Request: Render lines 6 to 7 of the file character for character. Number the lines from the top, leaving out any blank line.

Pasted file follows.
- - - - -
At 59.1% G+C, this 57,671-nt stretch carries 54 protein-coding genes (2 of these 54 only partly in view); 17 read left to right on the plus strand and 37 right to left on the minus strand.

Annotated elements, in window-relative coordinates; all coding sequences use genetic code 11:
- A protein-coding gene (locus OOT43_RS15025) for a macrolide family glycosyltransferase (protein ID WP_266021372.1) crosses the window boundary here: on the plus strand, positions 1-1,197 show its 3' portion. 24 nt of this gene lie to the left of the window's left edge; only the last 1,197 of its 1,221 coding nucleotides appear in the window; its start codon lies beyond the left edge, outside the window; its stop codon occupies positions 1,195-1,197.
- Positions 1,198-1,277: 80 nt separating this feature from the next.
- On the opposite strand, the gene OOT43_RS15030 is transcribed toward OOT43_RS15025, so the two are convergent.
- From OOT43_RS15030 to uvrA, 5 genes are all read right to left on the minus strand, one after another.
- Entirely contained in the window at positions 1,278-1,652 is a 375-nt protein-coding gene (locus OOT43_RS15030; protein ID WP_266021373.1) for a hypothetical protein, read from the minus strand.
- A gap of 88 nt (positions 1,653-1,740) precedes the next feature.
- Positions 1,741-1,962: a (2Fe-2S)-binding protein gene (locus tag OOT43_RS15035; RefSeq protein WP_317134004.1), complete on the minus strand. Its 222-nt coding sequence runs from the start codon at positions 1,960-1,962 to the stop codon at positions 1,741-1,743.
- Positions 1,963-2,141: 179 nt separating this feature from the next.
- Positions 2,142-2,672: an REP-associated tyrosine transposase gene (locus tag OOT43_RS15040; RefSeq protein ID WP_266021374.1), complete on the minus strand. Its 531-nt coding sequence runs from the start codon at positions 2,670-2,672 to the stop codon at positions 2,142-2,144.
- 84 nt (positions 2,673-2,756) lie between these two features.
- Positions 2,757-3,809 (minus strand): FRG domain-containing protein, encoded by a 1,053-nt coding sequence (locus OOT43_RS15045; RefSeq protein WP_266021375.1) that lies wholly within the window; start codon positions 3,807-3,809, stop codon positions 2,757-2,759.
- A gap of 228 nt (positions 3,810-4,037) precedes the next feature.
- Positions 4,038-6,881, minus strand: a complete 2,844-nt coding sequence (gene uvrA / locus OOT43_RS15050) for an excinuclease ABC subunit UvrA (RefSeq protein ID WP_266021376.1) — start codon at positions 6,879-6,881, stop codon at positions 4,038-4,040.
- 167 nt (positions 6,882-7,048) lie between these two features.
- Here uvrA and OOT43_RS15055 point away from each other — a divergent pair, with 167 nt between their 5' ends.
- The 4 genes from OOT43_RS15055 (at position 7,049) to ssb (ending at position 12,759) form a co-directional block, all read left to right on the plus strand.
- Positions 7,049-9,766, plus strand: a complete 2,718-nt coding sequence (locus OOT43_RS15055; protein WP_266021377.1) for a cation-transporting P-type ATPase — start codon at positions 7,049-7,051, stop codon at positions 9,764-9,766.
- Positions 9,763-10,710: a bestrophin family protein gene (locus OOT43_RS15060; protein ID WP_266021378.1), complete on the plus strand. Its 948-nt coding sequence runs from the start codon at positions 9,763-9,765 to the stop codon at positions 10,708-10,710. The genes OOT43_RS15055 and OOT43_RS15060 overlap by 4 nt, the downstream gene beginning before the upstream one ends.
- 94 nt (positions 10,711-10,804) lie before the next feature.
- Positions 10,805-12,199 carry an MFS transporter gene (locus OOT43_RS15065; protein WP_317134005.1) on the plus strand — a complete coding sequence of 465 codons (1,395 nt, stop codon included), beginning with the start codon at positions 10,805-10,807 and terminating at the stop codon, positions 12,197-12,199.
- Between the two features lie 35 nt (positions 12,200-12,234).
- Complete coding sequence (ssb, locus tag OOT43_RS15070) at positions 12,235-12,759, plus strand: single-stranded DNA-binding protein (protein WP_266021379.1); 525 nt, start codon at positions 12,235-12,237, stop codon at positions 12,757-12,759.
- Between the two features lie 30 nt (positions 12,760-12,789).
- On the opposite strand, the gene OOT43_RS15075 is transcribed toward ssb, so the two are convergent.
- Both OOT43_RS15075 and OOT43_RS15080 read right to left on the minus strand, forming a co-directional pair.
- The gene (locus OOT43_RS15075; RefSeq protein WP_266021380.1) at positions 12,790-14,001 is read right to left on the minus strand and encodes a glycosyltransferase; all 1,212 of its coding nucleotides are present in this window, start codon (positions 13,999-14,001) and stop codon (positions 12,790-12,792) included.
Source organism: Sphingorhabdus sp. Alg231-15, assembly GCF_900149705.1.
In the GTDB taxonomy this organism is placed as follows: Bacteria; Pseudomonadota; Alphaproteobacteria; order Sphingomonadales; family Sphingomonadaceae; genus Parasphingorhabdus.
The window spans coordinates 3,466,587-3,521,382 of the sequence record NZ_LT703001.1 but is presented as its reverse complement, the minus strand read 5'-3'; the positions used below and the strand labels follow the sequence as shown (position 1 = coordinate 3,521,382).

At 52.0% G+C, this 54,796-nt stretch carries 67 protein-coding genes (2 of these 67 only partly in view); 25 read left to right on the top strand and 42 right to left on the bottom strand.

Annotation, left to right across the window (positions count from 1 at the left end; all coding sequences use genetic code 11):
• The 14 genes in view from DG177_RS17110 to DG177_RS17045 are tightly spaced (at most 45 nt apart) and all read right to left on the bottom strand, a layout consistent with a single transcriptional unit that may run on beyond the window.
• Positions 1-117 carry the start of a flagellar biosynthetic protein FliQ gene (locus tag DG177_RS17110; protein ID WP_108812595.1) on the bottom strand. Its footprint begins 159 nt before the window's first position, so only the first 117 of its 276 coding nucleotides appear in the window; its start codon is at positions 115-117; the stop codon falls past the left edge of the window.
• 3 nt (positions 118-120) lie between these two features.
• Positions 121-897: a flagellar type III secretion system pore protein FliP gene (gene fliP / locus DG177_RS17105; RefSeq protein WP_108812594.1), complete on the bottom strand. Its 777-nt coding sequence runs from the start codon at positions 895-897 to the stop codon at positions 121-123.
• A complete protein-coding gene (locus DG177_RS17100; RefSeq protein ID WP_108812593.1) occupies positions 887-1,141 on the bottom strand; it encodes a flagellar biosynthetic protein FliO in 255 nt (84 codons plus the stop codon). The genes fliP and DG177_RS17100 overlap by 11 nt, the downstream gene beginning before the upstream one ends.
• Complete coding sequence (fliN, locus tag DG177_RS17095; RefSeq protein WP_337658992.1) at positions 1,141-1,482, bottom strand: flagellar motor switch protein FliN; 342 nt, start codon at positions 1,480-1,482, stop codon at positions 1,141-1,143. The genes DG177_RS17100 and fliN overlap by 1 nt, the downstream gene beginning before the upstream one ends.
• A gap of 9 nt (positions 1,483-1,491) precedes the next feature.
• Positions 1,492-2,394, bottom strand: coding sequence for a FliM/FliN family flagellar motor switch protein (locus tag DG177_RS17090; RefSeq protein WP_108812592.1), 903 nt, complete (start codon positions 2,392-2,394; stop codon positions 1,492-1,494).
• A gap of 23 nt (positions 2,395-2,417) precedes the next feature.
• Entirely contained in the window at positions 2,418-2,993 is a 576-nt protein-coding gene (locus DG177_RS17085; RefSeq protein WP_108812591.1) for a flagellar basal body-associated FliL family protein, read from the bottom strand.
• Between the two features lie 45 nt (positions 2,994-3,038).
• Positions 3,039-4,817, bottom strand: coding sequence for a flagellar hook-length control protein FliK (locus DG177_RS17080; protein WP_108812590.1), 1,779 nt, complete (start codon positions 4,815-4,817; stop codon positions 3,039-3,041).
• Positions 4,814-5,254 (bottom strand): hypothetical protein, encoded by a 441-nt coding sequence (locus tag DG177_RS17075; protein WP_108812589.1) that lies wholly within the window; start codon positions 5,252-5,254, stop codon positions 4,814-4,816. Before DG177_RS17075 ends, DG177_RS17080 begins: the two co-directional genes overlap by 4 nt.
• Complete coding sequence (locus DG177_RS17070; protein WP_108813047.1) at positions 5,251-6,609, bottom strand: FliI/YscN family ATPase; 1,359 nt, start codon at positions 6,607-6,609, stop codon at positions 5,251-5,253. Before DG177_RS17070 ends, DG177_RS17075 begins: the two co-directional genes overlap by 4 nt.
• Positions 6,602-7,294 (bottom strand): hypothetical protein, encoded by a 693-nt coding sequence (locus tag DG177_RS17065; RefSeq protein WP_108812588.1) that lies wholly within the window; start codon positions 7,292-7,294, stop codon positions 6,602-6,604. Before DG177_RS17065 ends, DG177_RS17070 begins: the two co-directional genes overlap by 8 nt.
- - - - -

- From OOT43_RS15030 to uvrA, 5 genes are all read right to left on the minus strand, one after another.
- Entirely contained in the window at positions 1,278-1,652 is a 375-nt protein-coding gene (locus OOT43_RS15030; protein ID WP_266021373.1) for a hypothetical protein, read from the minus strand.